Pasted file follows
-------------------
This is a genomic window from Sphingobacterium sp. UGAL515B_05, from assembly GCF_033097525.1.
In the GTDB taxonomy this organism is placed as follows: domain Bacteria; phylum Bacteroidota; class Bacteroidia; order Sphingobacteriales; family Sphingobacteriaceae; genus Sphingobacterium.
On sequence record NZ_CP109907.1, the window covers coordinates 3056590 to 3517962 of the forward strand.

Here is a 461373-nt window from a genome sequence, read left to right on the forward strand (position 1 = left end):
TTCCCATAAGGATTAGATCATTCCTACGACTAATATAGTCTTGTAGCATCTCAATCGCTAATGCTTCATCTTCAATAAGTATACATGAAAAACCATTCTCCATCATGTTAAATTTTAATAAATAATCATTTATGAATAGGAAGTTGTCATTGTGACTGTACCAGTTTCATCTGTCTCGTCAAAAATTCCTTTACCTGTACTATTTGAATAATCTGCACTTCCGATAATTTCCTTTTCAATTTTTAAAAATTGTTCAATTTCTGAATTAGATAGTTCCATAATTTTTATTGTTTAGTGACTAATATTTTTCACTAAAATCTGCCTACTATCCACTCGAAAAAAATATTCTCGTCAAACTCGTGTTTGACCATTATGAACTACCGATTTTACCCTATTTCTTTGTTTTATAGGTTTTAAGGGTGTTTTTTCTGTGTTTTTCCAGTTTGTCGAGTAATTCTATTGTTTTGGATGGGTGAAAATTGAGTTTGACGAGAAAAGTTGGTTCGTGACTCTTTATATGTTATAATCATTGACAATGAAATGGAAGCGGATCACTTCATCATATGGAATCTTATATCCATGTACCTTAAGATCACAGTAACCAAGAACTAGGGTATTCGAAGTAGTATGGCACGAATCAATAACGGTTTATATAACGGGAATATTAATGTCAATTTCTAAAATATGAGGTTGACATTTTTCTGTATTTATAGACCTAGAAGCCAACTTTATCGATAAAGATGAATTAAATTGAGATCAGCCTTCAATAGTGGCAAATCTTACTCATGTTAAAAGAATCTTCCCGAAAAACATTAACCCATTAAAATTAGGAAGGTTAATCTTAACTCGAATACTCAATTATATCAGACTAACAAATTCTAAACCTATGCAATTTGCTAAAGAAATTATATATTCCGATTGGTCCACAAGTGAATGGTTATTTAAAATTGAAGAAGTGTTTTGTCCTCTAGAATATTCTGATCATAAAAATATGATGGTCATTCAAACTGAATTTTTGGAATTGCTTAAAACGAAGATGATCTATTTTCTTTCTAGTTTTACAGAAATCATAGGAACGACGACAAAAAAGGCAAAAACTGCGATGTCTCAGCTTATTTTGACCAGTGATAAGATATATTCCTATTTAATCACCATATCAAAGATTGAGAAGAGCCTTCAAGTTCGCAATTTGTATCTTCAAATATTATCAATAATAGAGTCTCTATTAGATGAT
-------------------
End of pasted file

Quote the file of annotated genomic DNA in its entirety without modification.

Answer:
This is a genomic window from Sphingobacterium sp. UGAL515B_05, from assembly GCF_033097525.1.
In the GTDB taxonomy this organism is placed as follows: domain Bacteria; phylum Bacteroidota; class Bacteroidia; order Sphingobacteriales; family Sphingobacteriaceae; genus Sphingobacterium.
On sequence record NZ_CP109907.1, the window covers coordinates 3056590 to 3517962 of the forward strand.

Here is a 461373-nt window from a genome sequence, read left to right on the forward strand (position 1 = left end):
TTCCCATAAGGATTAGATCATTCCTACGACTAATATAGTCTTGTAGCATCTCAATCGCTAATGCTTCATCTTCAATAAGTATACATGAAAAACCATTCTCCATCATGTTAAATTTTAATAAATAATCATTTATGAATAGGAAGTTGTCATTGTGACTGTACCAGTTTCATCTGTCTCGTCAAAAATTCCTTTACCTGTACTATTTGAATAATCTGCACTTCCGATAATTTCCTTTTCAATTTTTAAAAATTGTTCAATTTCTGAATTAGATAGTTCCATAATTTTTATTGTTTAGTGACTAATATTTTTCACTAAAATCTGCCTACTATCCACTCGAAAAAAATATTCTCGTCAAACTCGTGTTTGACCATTATGAACTACCGATTTTACCCTATTTCTTTGTTTTATAGGTTTTAAGGGTGTTTTTTCTGTGTTTTTCCAGTTTGTCGAGTAATTCTATTGTTTTGGATGGGTGAAAATTGAGTTTGACGAGAAAAGTTGGTTCGTGACTCTTTATATGTTATAATCATTGACAATGAAATGGAAGCGGATCACTTCATCATATGGAATCTTATATCCATGTACCTTAAGATCACAGTAACCAAGAACTAGGGTATTCGAAGTAGTATGGCACGAATCAATAACGGTTTATATAACGGGAATATTAATGTCAATTTCTAAAATATGAGGTTGACATTTTTCTGTATTTATAGACCTAGAAGCCAACTTTATCGATAAAGATGAATTAAATTGAGATCAGCCTTCAATAGTGGCAAATCTTACTCATGTTAAAAGAATCTTCCCGAAAAACATTAACCCATTAAAATTAGGAAGGTTAATCTTAACTCGAATACTCAATTATATCAGACTAACAAATTCTAAACCTATGCAATTTGCTAAAGAAATTATATATTCCGATTGGTCCACAAGTGAATGGTTATTTAAAATTGAAGAAGTGTTTTGTCCTCTAGAATATTCTGATCATAAAAATATGATGGTCATTCAAACTGAATTTTTGGAATTGCTTAAAACGAAGATGATCTATTTTCTTTCTAGTTTTACAGAAATCATAGGAACGACGACAAAAAAGGCAAAAACTGCGATGTCTCAGCTTATTTTGACCAGTGATAAGATATATTCCTATTTAATCACCATATCAAAGATTGAGAAGAGCCTTCAAGTTCGCAATTTGTATCTTCAAATATTATCAATAATAGAGTCTCTATTAGATGAT